Memory Maps: 'A John Nash Walk' by Philip Terry

'The artist's main business is to train his eye to see, then to probe, and then to train his hand to work in sympathy with his eye.'  John Nash

John Nash in Wormingford

John Nash's house, Bottengoms, in Wormingford

John Nash's house, Bottengoms, in Wormingford. Photograph by Philip Terry

According to writer Ronald Blythe, whose book 'Akenfield' in many ways pioneered the current trend in psychogeographical writing in Britain, John Nash first arrived in Wormingford in June 1929, where he and his wife Christine rented a little clapboard bungalow, now no more, which in those days stood next to Wormingford Mill. 

Nash had fought on the Western Front with the Artists' Rifles, and as official War Artist painted the haunting 'Oppy Wood' (1917) and 'Over the Top' (1918), while now he stood at the vanguard of the new vogue in book illustration which had taken wing in the 1920s, with books such as Milton's 'Hymn on the Morning of Christ's Nativity', Swift's 'Directions for Servants', Ovid's 'Elegies', Spenser's 'The Shepheard's Calendar' and Walter de la Mare's 'Seven Short Stories' behind him. 'Good river scenery.' Christine wrote on a postcard to her Mother. 'Think we may stay here.'

Her words were prophetic: as a cold and wet June metamorphosed into a hot summer, the Nashes quickly fell in love with the area, and in 1943 they purchased the rundown farmhouse, Bottengoms, where John, a passionate amateur gardener, was to create the garden of his dreams. Helped by the villagers the rubbish was quickly swept away and beds were cut, the horse-ponds were cleared and planted with bamboo, paths laid down and an orchard made. As Ronald Blythe recalls: 'With the aid of a succession of jobbing gardeners (come to think of it, I can't recall seeing John actually digging) a Nash jungle of old roses, bulbs and flowers of every kind replaced the bramble, elder and nettle jungle, and during high summer with very near the same density. Nightingales sang against the sound of the piano or the push-lawnmower and, in winter, owls hooted from the collapsing barn and sheds.'

View of Wormingford Church, Essex

View of Wormingford Church, Essex. Photograph by Philip Terry

Plants from his garden served in later years as specimens for the numerous botanical books and magazines he illustrated, filled with exquisite watercolours of irises, sunflowers, autumn crocuses, house-leeks and thistles, and they served too as models for his students at the Royal College of Art, Colchester Art School, and Flatford Mill Field Centre, where for many years Nash conducted a course on plant illustration in the mill on the Stour formerly owned by John Constable's family.

Nash liked to surprise his friends with the unexpectedly hilly local landscapes which he jokingly referred to as the 'Essex-Suffolk highlands,' scenery which he captured in paintings like 'Winter Afternoon' (1950) and 'Ice and Snow' (1969). Many of Nash's most memorable paintings after those he undertook as official War Artist are landscapes, and many of the best of these were painted in Wormingford, such as 'Wormingford Mill' (1930), 'The Mill Pond' (1936) and 'Disused Canal' at Wormingford (1958). A number of landscapes, indeed, represent views form Bottengoms, such as 'Bottengoms Farmyard' (1950), 'Frozen Ponds' (1959), 'The Garden in Winter' (1964) and 'Pheasants in the Snow' (1968), though Nash never actually painted the farmhouse itself. It is as if this, the still and silent hub of his activity, from where he would set out to Skye or St Austell in search of new landscapes, or drive off in his Talbot motor-car after new plant specimens, was in itself unrepresentable.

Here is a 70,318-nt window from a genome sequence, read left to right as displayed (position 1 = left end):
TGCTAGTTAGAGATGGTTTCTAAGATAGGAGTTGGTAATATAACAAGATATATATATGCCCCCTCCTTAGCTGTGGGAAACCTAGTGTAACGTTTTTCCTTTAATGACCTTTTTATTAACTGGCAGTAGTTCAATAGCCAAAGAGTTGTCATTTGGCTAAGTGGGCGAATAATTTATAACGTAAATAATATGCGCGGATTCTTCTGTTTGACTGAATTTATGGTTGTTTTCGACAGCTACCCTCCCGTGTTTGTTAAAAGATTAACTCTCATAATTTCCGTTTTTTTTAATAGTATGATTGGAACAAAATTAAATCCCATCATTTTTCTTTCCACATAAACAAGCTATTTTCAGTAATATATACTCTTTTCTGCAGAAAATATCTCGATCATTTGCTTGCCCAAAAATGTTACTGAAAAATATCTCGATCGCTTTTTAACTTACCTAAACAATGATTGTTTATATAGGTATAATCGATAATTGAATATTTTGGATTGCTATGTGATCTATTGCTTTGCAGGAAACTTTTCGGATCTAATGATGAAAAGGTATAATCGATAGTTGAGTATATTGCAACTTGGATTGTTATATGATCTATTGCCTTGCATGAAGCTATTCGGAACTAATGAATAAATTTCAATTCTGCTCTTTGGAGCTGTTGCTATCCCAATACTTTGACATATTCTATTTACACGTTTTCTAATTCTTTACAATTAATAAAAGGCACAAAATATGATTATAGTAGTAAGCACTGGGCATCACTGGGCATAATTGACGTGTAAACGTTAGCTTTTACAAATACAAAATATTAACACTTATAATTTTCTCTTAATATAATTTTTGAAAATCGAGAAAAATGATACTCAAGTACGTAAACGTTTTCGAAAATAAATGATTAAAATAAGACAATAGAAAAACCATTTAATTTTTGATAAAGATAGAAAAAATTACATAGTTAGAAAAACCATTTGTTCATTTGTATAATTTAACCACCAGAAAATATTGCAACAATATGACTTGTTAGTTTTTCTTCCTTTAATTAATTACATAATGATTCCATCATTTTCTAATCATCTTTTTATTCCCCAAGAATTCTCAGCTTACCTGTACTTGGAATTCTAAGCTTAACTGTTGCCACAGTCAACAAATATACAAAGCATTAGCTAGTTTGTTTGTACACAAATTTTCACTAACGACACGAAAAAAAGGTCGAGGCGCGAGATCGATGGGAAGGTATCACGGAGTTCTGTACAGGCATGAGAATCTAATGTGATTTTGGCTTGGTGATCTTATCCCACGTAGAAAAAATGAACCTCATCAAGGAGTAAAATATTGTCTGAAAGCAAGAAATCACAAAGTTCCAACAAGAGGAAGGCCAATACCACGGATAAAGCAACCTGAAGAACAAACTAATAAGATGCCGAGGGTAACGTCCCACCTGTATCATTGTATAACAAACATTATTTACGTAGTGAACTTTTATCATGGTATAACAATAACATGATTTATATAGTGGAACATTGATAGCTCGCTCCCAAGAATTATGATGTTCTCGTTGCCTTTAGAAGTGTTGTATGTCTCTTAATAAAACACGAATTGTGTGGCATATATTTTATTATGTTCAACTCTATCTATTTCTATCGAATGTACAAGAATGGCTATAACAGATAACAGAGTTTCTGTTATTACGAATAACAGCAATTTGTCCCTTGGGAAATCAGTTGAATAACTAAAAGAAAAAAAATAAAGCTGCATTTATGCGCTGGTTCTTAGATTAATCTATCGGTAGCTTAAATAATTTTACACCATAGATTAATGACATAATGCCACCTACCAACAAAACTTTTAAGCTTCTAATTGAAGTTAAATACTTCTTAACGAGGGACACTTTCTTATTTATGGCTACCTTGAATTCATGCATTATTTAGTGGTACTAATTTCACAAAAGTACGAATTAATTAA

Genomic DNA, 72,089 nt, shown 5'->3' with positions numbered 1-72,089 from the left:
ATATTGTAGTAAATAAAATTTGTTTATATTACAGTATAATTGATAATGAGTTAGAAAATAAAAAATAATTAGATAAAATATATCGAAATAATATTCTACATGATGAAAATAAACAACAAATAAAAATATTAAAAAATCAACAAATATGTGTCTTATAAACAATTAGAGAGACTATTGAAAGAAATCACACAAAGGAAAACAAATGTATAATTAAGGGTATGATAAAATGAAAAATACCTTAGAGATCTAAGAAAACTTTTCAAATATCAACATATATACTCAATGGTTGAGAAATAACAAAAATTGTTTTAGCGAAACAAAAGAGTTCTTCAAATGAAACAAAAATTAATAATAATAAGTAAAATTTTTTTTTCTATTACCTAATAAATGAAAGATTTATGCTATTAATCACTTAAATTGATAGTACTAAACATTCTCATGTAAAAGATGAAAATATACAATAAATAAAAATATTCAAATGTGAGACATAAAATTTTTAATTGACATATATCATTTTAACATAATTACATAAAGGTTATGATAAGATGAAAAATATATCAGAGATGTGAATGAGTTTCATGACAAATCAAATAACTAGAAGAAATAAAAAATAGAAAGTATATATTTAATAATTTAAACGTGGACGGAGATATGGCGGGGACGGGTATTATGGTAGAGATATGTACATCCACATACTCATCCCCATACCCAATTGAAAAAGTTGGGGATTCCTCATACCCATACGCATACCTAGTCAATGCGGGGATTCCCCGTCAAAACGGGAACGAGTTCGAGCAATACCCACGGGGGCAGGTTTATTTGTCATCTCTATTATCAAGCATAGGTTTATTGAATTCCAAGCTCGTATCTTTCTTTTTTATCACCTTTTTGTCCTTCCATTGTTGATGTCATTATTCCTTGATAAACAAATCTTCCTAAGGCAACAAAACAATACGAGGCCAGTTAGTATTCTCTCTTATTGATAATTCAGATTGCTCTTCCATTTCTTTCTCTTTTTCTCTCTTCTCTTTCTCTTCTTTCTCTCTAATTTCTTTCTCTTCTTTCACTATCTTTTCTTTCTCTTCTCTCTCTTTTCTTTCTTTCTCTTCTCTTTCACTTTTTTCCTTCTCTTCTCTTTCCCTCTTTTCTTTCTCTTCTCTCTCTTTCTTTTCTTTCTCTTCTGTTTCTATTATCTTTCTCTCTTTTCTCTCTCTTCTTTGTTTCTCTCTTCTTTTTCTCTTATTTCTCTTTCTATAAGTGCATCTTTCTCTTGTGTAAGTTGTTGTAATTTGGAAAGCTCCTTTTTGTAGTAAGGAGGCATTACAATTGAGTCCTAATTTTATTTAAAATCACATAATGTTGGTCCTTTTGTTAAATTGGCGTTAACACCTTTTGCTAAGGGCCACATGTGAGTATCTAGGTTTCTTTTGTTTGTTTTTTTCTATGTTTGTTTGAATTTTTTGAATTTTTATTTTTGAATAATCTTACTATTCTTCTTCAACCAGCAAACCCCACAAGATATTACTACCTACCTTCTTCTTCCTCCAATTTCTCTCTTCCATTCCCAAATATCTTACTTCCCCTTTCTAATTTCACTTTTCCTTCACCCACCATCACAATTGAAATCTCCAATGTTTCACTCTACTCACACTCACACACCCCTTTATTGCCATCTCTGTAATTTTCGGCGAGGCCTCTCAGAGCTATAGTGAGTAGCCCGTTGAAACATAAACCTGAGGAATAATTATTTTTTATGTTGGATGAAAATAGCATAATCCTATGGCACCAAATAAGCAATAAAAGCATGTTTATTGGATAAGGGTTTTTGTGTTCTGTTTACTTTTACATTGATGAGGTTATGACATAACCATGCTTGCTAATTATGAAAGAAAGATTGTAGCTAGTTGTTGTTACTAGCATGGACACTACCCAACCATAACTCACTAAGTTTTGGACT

John Nash died in September 1977, aged 84. He is buried with his wife in Wormingford churchyard, overlooking the panorama of fields and woodland amongst which he had made his life for over fifty years.

A walk in John Nash's Wormingford

View of a walk around Wormingford

View of a walk around Wormingford. Photograph by Philip Terry

Downhill from Wormingford Church take the public footpath on the opposite side of the street to Colchester Road. At the school take the marked footpath on the right and proceed across an open field, continuing, with a hedge on your left, until you reach a stile beside a gate. Cross it and walk to the bottom of the lane, turning right when you meet the road. As the road bends right, continue straight on across two stiles taking you through fields until you emerge on a road. Turn right, continue until you meet a crossroads, and then take School Road on your left, continuing until you reach a cream coloured farmhouse. Take the dirt track on the left which leads to Bottengoms. Continue past Bottengoms, keeping the pond on your right, until you meet a tarmac road. Turn left and climb the hill.  Where the road turns to the left, take the footpath across fields on your right. Follow it across a wooden bridge and stiles, turning right at the farmhouse at the top of the hill. Follow the path with a hedge on your left, then at the bottom of the field take a left turn and proceed until the footpath turns left. Follow the path to the main road, then turn right, making your way to Wormingford Mill. Follow footpath signs taking you past the mill, with the millpond on your right, and proceed across a stile, climbing a hill on your right. Go through a kissing gate at the top, turn left, and proceed through another kissing gate to Wormingford Church.

Copyright © Philip Terry

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